|Director of the Office of Management and Budget|
February 2, 1973 - February 3, 1975
Roy Lawrence Ash|
October 20, 1918
Los Angeles, California, U.S.
Los Angeles, California, U.S.
|Spouse(s)||Lila Hornbek (1943-2011)|
|Education||Harvard University (MBA)|
|Service/branch||United States Army|
|Unit||United States Army Air Corps|
|Battles/wars||World War II|
Roy Lawrence Ash (October 20, 1918 – December 14, 2011) was the co-founder and president of the American company Litton Industries and director of the Office of Management and Budget from February 2, 1973 until February 3, 1975, during the administrations of the President's Richard M. Nixon and Gerald R. Ford.
Roy Lawrence Ash was born October 20, 1918, in Los Angeles, California, to son of Charles K. Ash and the former Fay E. Dickinson. Ash graduated from high school when he was 16, and was employed by the Bank of America as a city cash-collection messenger. Shortly after World War II began, Ash enlisted in the Army Air Corps as the private, and the after a succession of promotions, became a captain in the Army Air Corps, serving in the Office of Management Control. After the war, he attended Harvard Business School, graduating with an MBA and as a Baker Scholar in 1947. After briefly working again with the Bank of America, he joined Hughes Aircraft and soon led its finance department.
Ash married Lila Marie Hornbek on November 13, 1943 and they have three sons and two daughters, (Charles, James, Robert, Loretta and Marilyn Ash). Ash has been quoted to have had a great smile and a great laugh.
In 1953, Ash and his partner, Tex Thornton, bought Litton Industries, a small West Coast producer of microwave tubes. By the time Ash became president of the company in 1961, Litton had completed 25 mergers and operated 48 plants in nine countries in an aggressive acquisition plan, with sales of $245 million. By 1965, the company had over $900 million in sales and produced 5,000 different items.
After his election as president in 1968, Richard Nixon asked Ash to create and lead the President's Advisory Council on Executive Organization, which later came to be known as the Ash Commission. In a memo that Ash sent to Nixon in 1969, he reported finding "virtual unanimity that organizational improvement of the Executive Office of the President is needed." Among the Commission's recommendations was that the Bureau of the Budget should be expanded and elevated in authority to become the Office of Management and Budget (OMB), established to encourage and help develop results-oriented leadership throughout the federal government. Ash connected this proposal to "a concept that no matter how awesome its size, government can be made more effective by using management techniques."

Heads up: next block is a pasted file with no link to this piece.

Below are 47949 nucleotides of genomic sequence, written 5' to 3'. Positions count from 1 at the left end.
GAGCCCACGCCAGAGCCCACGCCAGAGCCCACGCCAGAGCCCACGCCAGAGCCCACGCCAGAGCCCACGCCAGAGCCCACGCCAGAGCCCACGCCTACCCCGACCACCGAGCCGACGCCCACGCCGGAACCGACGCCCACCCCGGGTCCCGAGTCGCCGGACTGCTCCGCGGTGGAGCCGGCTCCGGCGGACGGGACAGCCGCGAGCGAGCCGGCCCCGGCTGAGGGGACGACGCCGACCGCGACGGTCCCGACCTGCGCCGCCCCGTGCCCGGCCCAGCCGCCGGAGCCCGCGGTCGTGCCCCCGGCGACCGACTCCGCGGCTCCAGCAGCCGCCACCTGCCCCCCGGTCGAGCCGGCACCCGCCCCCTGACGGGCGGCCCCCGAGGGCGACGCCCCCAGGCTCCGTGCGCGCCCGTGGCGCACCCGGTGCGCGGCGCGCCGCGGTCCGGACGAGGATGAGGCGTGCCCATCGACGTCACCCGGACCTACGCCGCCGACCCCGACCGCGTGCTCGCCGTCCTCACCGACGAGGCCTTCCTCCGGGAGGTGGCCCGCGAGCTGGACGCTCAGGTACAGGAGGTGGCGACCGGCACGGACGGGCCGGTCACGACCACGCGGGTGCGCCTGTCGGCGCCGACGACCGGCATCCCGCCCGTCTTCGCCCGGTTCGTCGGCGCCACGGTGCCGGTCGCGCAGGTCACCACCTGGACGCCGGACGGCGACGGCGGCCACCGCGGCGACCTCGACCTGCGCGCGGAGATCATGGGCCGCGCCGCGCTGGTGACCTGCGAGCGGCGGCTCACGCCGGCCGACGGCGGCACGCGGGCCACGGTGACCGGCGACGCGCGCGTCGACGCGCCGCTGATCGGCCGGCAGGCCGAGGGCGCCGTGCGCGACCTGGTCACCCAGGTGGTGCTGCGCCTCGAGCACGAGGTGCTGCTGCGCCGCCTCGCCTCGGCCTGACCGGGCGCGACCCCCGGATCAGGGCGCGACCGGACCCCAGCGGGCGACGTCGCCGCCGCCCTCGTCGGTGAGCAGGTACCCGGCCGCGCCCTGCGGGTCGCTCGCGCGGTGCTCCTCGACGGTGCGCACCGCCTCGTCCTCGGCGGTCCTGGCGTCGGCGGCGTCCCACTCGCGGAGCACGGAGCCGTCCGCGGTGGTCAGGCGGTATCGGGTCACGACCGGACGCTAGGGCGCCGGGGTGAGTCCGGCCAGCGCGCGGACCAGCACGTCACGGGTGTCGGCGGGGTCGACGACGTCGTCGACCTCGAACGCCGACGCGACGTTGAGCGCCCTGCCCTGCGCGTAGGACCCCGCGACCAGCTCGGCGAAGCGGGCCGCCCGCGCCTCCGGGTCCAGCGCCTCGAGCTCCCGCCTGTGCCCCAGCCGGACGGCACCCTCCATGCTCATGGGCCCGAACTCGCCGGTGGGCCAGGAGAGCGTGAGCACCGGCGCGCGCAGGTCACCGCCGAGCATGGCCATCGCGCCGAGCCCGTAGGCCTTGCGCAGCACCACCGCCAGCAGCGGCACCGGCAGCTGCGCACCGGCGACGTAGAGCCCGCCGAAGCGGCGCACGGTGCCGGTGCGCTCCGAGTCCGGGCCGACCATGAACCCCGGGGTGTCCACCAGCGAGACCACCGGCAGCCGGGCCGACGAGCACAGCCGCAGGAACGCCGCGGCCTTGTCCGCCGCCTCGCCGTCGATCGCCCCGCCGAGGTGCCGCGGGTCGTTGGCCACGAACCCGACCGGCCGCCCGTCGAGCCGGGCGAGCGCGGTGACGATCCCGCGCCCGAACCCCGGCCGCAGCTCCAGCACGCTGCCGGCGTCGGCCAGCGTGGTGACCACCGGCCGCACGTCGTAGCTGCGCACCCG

In November 1969, the President's Domestic Council instructed Ash to study whether all federal environmental activities should be unified in one agency. According to a report by the U.S. EPA, during meetings in spring 1970, Ash at first expressed a preference for a single department to oversee both environmental and natural resource management; by April he had changed his mind; in a memorandum to the President he advocated a separate regulatory agency devoted solely to anti-pollution programs. The report of the Commission lead to the creation of the Environmental Protection Agency.
Following Nixon's re-election in 1972, Ash was named the director of the OMB. After leaving OMB he joined Addressograph-Multigraph (later AM International) in an attempt to rescue the foundering duplicator company at a time when the duplication industry was shifting to photocopiers from Xerox; he resigned in 1981.
In 2003, he and his wife donated $15,000,000 to Harvard to endow the Roy and Lila Ash Center for Democratic Governance and Innovation at the Kennedy School of Government.
He served as a member of the Committee for a Responsible Federal Budget.
In January 2007, he sold one of his two massive Virginia "hunt country" properties for $22 million. It was the highest price ever recorded for a property in Loudoun County. Known as "Llangollen," the Middleburg, Virginia 1,100-acre (4.5 km2) equestrian manor was acquired by Ash in 1989 from the estate of Liz Whitney Tippett, first wife of John Hay Whitney. Ash still retained ownership of another Middleburg-area hunt country estate, "Huntlands" at the time of his death, which he tried unsuccessfully to sell in 2005 for $18.8 million. That 550 acres (2.2 km2) property main house was built in 1837 with major additions added in 1911, and has been the weekend retreat for senators, congressmen, diplomats and Presidents; Presidents Lyndon Baines Johnson and John F. Kennedy visited Huntland on numerous occasions.